Of the available Incredibuild interfaces (XML, Automatic Interception and Submission), the XML interface seemed best suited to our requirements as it allowed us to specify in detail the properties of each task, and receive raw analysis results from completed analysis tasks directly.
We found the XML interface to be relatively straightforward, and despite some initial difficulties in uniquely identifying the output from specific tasks (solved by using the SourceFile and Output attributes of the interface in a slightly non-standard way), we soon had a working development build of Visual Lint which was capable of using Incredibuild to run PC-lint analysis tasks.
The results of the tests performed using this combination are (to say the least) striking. Using just six agents (four dual and two quad-core desktop systems) we were able to complete a complete analysis of the Visual Lint codebase in just over 15 minutes – a seventeen-fold improvement on the single-threaded equivalent. The reduction in the time taken to complete the analysis is quite considerable.
Integrating Incredibuild support into Visual Lint has allowed us to complete full static analysis runs of our own codebase in far less time than previously possible. As a result, we are now able to identify and correct any regressions (typically introduced during refactoring or the development of new features) much more quickly.
Furthermore, Incredibuild has allowed us to integrate this functionality into our product at a small fraction of the cost which we would have incurred had we attempted to implement a grid computing code analysis solution ourselves. It also provides a very clear visualization of the progress of analysis tasks using the Incredibuild Build Monitor, which is of course integrated into the development environment alongside the Visual Lint displays themselves.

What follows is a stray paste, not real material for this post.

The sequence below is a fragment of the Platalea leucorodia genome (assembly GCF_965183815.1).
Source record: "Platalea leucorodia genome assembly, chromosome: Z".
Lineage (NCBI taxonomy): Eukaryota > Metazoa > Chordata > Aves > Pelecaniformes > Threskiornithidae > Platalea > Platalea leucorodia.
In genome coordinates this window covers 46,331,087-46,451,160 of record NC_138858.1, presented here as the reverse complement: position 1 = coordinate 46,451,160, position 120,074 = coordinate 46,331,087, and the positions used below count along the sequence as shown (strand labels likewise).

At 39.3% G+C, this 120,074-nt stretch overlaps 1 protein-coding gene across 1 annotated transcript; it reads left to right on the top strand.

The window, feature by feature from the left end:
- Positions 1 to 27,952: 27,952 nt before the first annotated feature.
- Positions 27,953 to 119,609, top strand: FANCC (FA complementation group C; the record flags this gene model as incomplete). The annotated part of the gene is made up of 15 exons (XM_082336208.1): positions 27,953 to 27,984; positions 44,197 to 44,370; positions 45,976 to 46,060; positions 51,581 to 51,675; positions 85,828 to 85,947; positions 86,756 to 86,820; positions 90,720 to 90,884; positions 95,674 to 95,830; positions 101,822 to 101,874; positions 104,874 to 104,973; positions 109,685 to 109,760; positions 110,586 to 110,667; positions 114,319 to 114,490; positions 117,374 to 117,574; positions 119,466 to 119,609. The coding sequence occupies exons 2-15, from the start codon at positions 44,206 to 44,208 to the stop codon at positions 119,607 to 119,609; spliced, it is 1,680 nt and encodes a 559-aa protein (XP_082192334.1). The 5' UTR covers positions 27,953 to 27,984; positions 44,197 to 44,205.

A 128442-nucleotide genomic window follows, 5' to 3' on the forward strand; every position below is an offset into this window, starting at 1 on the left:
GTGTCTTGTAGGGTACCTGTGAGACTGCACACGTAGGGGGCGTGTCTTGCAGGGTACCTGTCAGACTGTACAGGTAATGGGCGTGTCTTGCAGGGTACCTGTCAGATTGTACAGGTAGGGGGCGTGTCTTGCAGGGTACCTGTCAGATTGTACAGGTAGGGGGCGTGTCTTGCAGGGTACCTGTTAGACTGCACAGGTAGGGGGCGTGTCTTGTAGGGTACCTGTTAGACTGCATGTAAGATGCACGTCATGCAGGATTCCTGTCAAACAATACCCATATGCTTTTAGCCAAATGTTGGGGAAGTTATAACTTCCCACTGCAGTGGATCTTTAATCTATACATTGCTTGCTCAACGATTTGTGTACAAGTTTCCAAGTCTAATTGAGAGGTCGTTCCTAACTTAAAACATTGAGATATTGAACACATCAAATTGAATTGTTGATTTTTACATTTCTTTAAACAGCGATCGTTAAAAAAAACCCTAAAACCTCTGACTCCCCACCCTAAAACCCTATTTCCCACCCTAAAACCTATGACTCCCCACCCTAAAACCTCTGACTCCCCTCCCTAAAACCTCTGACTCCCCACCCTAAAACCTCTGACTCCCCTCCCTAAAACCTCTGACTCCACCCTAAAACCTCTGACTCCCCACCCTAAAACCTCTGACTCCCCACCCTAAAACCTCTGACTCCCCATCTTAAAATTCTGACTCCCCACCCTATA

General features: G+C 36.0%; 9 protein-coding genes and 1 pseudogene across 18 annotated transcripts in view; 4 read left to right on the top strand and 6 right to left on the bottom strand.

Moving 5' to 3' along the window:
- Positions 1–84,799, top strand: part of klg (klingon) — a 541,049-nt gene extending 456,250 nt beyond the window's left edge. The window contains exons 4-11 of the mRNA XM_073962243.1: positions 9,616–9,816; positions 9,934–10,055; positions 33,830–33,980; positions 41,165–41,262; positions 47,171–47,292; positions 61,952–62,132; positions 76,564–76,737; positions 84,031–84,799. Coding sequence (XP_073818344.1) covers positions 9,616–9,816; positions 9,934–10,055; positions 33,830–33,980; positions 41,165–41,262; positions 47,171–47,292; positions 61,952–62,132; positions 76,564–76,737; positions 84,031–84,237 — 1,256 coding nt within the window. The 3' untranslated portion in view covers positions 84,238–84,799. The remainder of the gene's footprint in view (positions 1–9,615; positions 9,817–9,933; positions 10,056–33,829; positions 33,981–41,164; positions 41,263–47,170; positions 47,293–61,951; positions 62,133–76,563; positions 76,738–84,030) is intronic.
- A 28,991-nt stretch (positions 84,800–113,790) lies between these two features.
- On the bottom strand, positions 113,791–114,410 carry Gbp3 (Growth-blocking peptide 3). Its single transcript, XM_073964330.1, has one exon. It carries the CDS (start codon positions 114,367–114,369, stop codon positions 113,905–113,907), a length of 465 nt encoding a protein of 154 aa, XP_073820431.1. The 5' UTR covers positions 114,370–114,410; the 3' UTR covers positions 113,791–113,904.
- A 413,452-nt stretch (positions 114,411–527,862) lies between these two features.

The integrated Visual Lint/Incredibuild solution allows developers to perform what are normally time-consuming PC-lint code analysis operations in a fraction of the time, dramatically increasing the effectiveness of the code analysis process.
Riverblade is a UK based Independent Software Vendor and Microsoft Partner specializing in code analysis tools and Visual Studio integration.
Our core product Visual Lint integrates the industry standard PC-lint C++ code analysis tool within the Microsoft Visual Studio and Visual C++ development environments. Since its first release in November 2005, Visual Lint has brought automated PC-lint code analysis to Microsoft Visual Studio and Visual C++ developers in a way never before seen in any mainstream code analysis product. Rather than spending time waiting for slow manual analysis operations to complete, Visual Lint allows developers to get on with what they do best – writing code. Analysis results are collected in the background without interrupting the developer, and presented in straightforward, easy to interpret displays.
Further details can be found at www.riverblade.co.uk/products/visual_lint. For additional information on Visual Lint including technical or sales information please contact us at firstname.lastname@example.org or visit www.riverblade.co.uk.
About the Author
Anna-Jayne Metcalfe is the founder of Riverblade Ltd, and the original architect of the Visual Lint static code analysis product. She is an active member of ACCU and the CodeProject developer community. She has several articles published on codeproject.com, and her article “Taming the Lint Monster” was recently published in the ACCU member journal CVu.
Prior to founding Riverblade, she worked extensively in the marine and defense sectors, specializing in virtual instrumentation, automatic test systems and subsea acoustic navigation products.
The bottom Line
Analysis Time15 mins4 hours